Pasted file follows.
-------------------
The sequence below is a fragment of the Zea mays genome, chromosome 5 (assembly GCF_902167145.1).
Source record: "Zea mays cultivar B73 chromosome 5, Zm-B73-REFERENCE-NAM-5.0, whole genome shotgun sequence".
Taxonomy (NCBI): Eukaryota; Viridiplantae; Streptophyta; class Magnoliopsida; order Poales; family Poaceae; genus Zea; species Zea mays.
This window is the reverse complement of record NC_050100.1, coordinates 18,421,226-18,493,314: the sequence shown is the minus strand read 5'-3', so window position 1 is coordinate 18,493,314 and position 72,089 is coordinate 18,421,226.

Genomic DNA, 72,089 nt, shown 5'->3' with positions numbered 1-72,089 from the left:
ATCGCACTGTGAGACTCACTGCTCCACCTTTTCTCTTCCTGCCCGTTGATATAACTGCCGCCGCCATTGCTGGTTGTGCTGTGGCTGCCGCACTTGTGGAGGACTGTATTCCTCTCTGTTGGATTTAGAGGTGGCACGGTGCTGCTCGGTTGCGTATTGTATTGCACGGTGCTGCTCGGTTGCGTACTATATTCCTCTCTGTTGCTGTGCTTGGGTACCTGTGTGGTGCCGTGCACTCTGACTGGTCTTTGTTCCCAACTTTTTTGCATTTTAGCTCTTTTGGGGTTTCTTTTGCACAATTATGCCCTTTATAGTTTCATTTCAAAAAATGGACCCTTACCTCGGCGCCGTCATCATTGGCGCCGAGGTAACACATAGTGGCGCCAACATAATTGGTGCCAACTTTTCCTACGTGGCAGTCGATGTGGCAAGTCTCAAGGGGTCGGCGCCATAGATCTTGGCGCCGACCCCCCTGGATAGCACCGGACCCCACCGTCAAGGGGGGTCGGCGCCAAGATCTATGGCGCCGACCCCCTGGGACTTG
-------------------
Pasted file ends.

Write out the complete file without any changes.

The sequence below is a fragment of the Zea mays genome, chromosome 5 (assembly GCF_902167145.1).
Source record: "Zea mays cultivar B73 chromosome 5, Zm-B73-REFERENCE-NAM-5.0, whole genome shotgun sequence".
Taxonomy (NCBI): Eukaryota; Viridiplantae; Streptophyta; class Magnoliopsida; order Poales; family Poaceae; genus Zea; species Zea mays.
This window is the reverse complement of record NC_050100.1, coordinates 18,421,226-18,493,314: the sequence shown is the minus strand read 5'-3', so window position 1 is coordinate 18,493,314 and position 72,089 is coordinate 18,421,226.

Genomic DNA, 72,089 nt, shown 5'->3' with positions numbered 1-72,089 from the left:
ATCGCACTGTGAGACTCACTGCTCCACCTTTTCTCTTCCTGCCCGTTGATATAACTGCCGCCGCCATTGCTGGTTGTGCTGTGGCTGCCGCACTTGTGGAGGACTGTATTCCTCTCTGTTGGATTTAGAGGTGGCACGGTGCTGCTCGGTTGCGTATTGTATTGCACGGTGCTGCTCGGTTGCGTACTATATTCCTCTCTGTTGCTGTGCTTGGGTACCTGTGTGGTGCCGTGCACTCTGACTGGTCTTTGTTCCCAACTTTTTTGCATTTTAGCTCTTTTGGGGTTTCTTTTGCACAATTATGCCCTTTATAGTTTCATTTCAAAAAATGGACCCTTACCTCGGCGCCGTCATCATTGGCGCCGAGGTAACACATAGTGGCGCCAACATAATTGGTGCCAACTTTTCCTACGTGGCAGTCGATGTGGCAAGTCTCAAGGGGTCGGCGCCATAGATCTTGGCGCCGACCCCCCTGGATAGCACCGGACCCCACCGTCAAGGGGGGTCGGCGCCAAGATCTATGGCGCCGACCCCCTGGGACTTG